The wine industry has historically lacked diversity, but that doesn’t mean progress isn’t being made.
To help build a more equitable industry, Rania Zayyat and Cara Bertone are spearheading an initiative called Lift Collective, which quite literally is lifting up and empowering others to advance their careers in wine. In 2022, the platform introduced a program with a special focus on entrepreneurship.
“Our program is really designed to provide support to historically ignored communities in the wine industry including women, trans men, trans women, non-binary folks, persons from racially diverse or intersectional communities, persons with disabilities, and persons from LGBTQIA+ communities, etc.,” Lift Collectives Founder and President Zayyat said. “We did have mostly women apply in this first year, which definitely shows a disparity in entrepreneurial support for women.”
We caught up with Zayyat and Bertone to learn more.
Q: Tell us first about Lift Collective. What is it and what inspired you to launch it?
A: Lift Collective is a community-centered, multi-channel platform advocating for equity and inclusion in the wine industry. We host annual programming including a national conference, proprietary research, community partnership events, and our newly launched Entrepreneurship Program. We prioritize collaborating with experts and key opinion leaders in the wine industry to ensure that all content leads with and celebrates diverse perspectives.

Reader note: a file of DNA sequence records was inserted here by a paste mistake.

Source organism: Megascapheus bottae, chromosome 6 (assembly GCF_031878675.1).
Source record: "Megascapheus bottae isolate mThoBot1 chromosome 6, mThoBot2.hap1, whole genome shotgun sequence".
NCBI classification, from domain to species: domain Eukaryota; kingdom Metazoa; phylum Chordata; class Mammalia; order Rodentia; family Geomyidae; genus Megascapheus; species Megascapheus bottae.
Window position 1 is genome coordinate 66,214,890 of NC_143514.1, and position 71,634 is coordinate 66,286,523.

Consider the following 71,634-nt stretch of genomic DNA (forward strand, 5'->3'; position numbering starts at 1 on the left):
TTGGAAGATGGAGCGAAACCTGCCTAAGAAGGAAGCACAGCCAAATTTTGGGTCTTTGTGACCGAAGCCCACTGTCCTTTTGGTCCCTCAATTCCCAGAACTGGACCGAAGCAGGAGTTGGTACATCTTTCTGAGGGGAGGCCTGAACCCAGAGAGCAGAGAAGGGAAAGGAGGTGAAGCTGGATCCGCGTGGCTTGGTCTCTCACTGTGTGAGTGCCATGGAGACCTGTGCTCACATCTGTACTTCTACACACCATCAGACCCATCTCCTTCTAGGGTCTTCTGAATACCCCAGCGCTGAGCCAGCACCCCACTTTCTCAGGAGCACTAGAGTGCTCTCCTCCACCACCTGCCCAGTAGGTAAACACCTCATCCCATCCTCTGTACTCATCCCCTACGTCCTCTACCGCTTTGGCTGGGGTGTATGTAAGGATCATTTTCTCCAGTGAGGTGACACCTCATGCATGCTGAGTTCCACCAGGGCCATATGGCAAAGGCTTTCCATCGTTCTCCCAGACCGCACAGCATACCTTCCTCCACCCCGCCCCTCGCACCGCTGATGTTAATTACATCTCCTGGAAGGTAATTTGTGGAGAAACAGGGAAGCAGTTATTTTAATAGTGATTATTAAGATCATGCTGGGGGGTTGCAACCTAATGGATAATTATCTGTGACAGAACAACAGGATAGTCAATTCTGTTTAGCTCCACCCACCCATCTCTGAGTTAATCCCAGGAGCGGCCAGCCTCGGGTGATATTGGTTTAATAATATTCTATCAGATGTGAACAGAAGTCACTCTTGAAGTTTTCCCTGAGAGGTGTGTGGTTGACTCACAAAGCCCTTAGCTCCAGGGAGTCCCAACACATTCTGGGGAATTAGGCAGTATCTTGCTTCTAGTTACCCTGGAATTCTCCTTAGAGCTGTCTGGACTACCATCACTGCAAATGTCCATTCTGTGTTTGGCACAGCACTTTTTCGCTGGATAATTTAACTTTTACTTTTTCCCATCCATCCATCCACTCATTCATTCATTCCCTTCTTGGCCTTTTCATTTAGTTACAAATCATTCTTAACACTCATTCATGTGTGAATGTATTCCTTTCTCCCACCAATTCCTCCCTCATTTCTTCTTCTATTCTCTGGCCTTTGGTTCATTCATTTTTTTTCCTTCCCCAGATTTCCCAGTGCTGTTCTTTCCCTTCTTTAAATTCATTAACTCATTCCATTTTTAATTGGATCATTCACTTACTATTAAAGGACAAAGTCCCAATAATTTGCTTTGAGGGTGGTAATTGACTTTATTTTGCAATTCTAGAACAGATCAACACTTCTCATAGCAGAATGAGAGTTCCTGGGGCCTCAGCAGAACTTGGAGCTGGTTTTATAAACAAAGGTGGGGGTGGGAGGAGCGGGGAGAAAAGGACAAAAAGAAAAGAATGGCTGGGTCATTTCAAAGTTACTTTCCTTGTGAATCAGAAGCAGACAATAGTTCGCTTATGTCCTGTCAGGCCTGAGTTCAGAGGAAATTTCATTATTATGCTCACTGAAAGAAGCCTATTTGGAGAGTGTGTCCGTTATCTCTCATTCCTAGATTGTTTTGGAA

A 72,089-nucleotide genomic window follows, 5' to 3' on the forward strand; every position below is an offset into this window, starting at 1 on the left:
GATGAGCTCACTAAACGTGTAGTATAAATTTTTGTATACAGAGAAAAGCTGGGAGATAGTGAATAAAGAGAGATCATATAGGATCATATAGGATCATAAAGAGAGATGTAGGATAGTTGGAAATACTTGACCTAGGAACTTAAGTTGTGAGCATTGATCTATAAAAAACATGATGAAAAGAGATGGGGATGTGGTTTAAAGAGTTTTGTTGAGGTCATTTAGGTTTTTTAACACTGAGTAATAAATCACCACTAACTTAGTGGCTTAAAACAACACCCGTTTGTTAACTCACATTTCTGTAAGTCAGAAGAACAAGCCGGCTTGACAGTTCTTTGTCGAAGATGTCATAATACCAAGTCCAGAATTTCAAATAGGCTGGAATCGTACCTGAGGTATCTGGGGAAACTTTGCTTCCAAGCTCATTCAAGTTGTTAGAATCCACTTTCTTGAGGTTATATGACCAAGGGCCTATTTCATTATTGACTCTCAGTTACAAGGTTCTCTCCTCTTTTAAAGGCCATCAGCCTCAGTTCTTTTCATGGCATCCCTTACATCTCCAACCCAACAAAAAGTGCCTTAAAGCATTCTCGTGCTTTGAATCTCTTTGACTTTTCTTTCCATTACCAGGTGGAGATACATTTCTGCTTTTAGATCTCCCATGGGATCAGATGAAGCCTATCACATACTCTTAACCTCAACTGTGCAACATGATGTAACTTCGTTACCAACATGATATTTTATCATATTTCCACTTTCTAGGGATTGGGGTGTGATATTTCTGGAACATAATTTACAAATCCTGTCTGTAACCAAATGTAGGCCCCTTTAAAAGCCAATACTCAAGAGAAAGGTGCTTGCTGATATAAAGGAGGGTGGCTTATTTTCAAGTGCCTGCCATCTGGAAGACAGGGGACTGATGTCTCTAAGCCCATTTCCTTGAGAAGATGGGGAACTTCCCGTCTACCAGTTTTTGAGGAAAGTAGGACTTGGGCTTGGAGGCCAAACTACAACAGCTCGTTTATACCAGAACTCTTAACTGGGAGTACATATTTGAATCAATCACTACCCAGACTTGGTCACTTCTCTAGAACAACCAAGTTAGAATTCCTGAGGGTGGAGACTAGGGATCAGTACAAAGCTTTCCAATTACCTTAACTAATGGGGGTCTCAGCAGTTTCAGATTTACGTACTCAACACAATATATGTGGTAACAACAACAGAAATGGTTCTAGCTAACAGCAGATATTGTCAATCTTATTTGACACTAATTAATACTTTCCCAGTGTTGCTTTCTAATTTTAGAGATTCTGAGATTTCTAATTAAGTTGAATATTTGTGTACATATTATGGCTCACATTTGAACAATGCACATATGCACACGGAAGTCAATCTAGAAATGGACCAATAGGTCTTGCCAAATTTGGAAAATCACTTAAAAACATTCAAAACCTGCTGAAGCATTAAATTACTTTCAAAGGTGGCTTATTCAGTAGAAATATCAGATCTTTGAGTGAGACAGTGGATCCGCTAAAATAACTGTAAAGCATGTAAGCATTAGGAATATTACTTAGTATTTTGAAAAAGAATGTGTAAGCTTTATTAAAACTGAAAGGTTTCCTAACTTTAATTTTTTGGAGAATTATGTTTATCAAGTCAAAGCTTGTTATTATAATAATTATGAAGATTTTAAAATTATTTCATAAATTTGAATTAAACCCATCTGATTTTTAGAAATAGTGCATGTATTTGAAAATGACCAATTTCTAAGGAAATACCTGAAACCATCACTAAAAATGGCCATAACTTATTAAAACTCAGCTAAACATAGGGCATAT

In 2019, Lift Collective was started as a platform to connect women in the wine industry; to empower them to share their experiences; and to work together to create tangible solutions to lift all women in wine.
In 2021, we evolved and expanded our mission to advocate for equity and inclusion for all identities in the wine industry that have felt ignored or excluded. Our work now centers around tearing down barriers to entry in wine and rebuilding the industry to become more accessible and welcoming for all. We achieve this equitable programming through events like our annual conference and the new entrepreneurship program.